I'm just dumbfounded.
The Government must think we're all idiots.
This is the latest from Housing Minister Nick Smith: Auckland's house prices are "out of control".
Just yesterday, he'd given this commitment: "I won't rest until that house price inflation rate gets down into single figures."
Minister, even assuming you can achieve that, you may have heard (along with every other person in the country) that average house prices in Auckland are now $ 1 million. Single figure inflation would still mean an extra $100,000 per year is acceptable. That's an extra $20,000 on a deposit. Every. Single. Year.
How is that going to bring things back under control?
"Based on my calculations, the typical Auckland house would take 71 years to buy – 20 years of savings and 51 years of repayments to clear the debt," according to economist Shamubeel Eaqub.
Well, that's just bloody fantastic.
The Kiwi dream of getting your very own house is now the dream of getting your very own house deposit.
Nick Smith wants to bring Auckland house prices back to four times household incomes, but somehow without reducing current house prices. As investigative genius Matt Nippert points out, household incomes would need to increase to $250,000 overnight.
The Minister's suggestion? Move to Wellington or Christchurch.
A few months ago my wife and I did just that, moving our little family to the capital. Partly it was for family reasons, but also that we had given up hope of ever buying in Auckland, you know, the place they call the world's most "liveable" city. Between us we have a pretty respectable household income. It wasn't enough.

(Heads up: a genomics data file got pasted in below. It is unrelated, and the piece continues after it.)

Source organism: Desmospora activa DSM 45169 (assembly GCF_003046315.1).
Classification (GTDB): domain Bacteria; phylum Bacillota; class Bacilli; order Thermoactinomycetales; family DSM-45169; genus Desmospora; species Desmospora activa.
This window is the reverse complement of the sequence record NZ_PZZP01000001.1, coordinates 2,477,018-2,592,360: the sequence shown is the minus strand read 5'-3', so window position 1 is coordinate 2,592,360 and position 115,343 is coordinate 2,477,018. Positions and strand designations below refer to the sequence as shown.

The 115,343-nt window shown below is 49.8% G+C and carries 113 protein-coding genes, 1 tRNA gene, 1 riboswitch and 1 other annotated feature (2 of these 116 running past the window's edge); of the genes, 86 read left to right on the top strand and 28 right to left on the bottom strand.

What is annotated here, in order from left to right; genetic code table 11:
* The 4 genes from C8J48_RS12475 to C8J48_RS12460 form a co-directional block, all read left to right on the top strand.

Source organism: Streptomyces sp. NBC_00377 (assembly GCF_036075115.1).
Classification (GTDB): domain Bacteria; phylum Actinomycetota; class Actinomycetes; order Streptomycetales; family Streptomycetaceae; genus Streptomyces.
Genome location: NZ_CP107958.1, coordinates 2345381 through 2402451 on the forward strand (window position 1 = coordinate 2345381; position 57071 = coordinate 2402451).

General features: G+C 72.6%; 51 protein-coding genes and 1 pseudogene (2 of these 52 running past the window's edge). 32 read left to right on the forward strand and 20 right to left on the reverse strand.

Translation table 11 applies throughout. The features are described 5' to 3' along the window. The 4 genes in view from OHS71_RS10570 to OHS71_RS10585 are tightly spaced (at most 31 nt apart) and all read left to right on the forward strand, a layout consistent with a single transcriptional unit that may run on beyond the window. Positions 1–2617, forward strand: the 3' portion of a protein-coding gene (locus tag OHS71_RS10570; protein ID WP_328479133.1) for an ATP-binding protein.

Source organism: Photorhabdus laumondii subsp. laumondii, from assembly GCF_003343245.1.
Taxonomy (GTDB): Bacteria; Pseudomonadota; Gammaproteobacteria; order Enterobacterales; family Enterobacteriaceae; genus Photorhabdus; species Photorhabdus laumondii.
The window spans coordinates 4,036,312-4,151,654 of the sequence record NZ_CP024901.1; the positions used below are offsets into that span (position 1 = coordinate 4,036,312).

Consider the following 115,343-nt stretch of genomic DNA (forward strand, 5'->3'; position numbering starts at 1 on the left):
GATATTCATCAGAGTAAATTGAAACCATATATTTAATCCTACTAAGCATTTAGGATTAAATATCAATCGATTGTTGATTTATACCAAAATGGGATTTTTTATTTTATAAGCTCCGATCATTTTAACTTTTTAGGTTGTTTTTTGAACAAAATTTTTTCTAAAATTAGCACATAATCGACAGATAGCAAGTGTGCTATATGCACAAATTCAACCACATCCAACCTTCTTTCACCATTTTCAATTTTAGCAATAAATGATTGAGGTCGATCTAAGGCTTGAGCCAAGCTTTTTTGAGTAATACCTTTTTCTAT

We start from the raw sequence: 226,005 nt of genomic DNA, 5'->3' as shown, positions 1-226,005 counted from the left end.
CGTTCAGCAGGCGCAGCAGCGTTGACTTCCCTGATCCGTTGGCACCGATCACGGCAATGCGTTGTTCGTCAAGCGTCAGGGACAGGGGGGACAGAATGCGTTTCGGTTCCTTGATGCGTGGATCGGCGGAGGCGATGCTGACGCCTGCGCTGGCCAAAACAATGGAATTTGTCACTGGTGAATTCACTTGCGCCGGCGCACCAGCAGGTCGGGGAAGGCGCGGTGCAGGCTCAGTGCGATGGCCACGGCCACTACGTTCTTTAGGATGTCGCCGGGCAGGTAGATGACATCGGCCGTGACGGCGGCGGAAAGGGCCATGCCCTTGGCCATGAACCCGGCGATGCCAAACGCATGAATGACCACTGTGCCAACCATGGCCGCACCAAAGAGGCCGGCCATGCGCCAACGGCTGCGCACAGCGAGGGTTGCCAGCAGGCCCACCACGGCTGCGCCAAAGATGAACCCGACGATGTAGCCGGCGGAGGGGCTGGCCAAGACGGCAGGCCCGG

We're in the middle of building a new house down here in tropical Wellington. Three bedrooms, double glazing, insulation, double garage, nice neighbourhood. All that for the same price as a two-bedroom unit in west Auckland, but it was still a stretch – finding that 20 percent deposit hurt.
But even Wellington has seen 17 percent price increases over the last year. Average prices in the wider region are now $536,000. I'm glad we got in when we did, but let's not fool ourselves, the stats are not a looking good for prospective buyers.
"The typical non-Auckland house was equivalent to 30 years' worth of savings and repayments for a typical family in the early 1990s. Today it is 45 years," says Eaqub.
The rest of the country is now feeling Auckland's pain.
Housing New Zealand is sitting on its hands. The special housing areas have been a joke. The Government's admitted they can do nothing to stop land-banking. The best advice is "buy an apartment". The next best advice is "wait".
Auckland: The world's most laughable city.